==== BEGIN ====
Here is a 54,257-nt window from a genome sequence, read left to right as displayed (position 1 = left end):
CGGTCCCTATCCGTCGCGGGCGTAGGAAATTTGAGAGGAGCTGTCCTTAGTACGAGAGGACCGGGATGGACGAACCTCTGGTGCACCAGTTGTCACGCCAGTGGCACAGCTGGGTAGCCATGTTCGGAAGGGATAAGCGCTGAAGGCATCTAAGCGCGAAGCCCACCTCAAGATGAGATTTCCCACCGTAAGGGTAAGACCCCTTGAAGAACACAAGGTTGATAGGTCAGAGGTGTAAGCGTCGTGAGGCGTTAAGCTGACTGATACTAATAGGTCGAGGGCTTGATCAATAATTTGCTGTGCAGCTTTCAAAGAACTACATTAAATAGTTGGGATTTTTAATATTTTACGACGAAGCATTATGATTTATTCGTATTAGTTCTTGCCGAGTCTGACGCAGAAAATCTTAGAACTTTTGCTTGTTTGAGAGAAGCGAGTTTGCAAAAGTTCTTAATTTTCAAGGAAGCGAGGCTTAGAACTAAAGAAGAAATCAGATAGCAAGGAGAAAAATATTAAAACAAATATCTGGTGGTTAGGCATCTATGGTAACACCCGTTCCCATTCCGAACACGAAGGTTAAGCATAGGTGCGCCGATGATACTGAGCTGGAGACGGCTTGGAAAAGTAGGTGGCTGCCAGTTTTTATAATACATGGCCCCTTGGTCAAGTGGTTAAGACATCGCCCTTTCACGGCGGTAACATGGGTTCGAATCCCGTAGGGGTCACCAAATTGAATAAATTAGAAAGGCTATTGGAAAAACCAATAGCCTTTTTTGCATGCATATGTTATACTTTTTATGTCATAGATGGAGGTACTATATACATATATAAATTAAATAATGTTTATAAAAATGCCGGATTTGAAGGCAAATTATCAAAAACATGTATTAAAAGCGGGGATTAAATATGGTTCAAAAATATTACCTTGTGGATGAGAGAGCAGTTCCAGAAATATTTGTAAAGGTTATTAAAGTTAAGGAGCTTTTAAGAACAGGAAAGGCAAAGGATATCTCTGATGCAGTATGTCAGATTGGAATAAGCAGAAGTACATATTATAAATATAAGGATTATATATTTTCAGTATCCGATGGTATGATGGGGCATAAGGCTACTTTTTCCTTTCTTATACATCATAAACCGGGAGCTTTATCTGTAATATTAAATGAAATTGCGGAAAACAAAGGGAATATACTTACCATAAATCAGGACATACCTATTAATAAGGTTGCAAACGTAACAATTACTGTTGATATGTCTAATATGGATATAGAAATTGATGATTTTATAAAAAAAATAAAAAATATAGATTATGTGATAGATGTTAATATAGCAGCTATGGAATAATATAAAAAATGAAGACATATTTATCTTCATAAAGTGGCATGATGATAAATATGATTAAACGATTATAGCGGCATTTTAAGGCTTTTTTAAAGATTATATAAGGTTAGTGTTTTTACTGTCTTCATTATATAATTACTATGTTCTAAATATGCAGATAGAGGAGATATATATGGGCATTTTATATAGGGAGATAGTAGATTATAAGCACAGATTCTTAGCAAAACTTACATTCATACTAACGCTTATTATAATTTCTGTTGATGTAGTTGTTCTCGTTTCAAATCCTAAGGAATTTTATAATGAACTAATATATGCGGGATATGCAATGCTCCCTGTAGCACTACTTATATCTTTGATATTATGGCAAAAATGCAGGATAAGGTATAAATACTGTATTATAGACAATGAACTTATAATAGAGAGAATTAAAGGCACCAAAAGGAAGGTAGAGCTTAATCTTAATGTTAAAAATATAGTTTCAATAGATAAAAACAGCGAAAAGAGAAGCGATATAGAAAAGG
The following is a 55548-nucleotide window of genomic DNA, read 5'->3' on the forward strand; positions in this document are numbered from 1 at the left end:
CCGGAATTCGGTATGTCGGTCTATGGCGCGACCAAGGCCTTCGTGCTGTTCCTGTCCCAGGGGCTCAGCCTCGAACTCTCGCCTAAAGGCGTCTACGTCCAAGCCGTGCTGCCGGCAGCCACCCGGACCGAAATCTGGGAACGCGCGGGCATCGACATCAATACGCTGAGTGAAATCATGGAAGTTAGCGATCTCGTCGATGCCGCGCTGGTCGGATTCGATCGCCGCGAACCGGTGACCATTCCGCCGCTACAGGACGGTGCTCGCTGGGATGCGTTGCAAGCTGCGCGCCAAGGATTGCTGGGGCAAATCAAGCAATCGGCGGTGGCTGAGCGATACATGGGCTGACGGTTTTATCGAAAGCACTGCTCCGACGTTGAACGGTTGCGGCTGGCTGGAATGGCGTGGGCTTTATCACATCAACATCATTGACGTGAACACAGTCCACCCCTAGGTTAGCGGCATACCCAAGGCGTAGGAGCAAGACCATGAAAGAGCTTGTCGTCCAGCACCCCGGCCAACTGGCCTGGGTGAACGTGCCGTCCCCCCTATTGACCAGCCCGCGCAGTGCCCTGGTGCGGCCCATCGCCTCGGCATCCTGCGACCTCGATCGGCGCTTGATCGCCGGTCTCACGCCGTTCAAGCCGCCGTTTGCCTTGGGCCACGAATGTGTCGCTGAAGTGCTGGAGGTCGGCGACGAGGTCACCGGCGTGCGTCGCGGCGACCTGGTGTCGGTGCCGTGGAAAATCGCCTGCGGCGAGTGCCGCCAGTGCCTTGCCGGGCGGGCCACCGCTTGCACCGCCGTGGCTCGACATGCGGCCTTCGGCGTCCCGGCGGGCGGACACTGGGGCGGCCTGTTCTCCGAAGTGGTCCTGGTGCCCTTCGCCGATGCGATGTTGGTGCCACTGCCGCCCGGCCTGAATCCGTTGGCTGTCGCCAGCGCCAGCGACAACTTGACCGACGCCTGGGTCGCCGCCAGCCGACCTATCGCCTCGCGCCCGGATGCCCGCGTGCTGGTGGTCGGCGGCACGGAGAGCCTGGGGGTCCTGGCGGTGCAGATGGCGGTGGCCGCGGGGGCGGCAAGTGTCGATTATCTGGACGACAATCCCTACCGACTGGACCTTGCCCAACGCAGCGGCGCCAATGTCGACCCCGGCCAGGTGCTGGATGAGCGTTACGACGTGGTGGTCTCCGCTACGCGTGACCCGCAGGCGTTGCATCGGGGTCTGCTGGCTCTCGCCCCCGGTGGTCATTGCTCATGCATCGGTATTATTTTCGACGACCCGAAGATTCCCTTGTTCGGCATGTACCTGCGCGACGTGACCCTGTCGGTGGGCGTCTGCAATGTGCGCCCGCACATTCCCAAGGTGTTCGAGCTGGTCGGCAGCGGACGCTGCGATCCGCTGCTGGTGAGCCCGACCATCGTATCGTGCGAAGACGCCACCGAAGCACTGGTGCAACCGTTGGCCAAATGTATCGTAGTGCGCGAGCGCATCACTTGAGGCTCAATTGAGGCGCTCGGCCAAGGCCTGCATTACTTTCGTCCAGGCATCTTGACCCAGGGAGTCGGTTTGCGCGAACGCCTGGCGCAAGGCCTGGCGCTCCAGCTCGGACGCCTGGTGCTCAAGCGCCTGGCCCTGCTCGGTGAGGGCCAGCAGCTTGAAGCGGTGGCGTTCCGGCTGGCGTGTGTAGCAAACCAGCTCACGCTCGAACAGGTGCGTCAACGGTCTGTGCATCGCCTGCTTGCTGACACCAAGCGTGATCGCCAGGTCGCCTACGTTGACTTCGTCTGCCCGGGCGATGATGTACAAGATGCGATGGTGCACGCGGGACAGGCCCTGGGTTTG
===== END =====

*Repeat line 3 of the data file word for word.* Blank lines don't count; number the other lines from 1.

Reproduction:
The following is a 55548-nucleotide window of genomic DNA, read 5'->3' on the forward strand; positions in this document are numbered from 1 at the left end: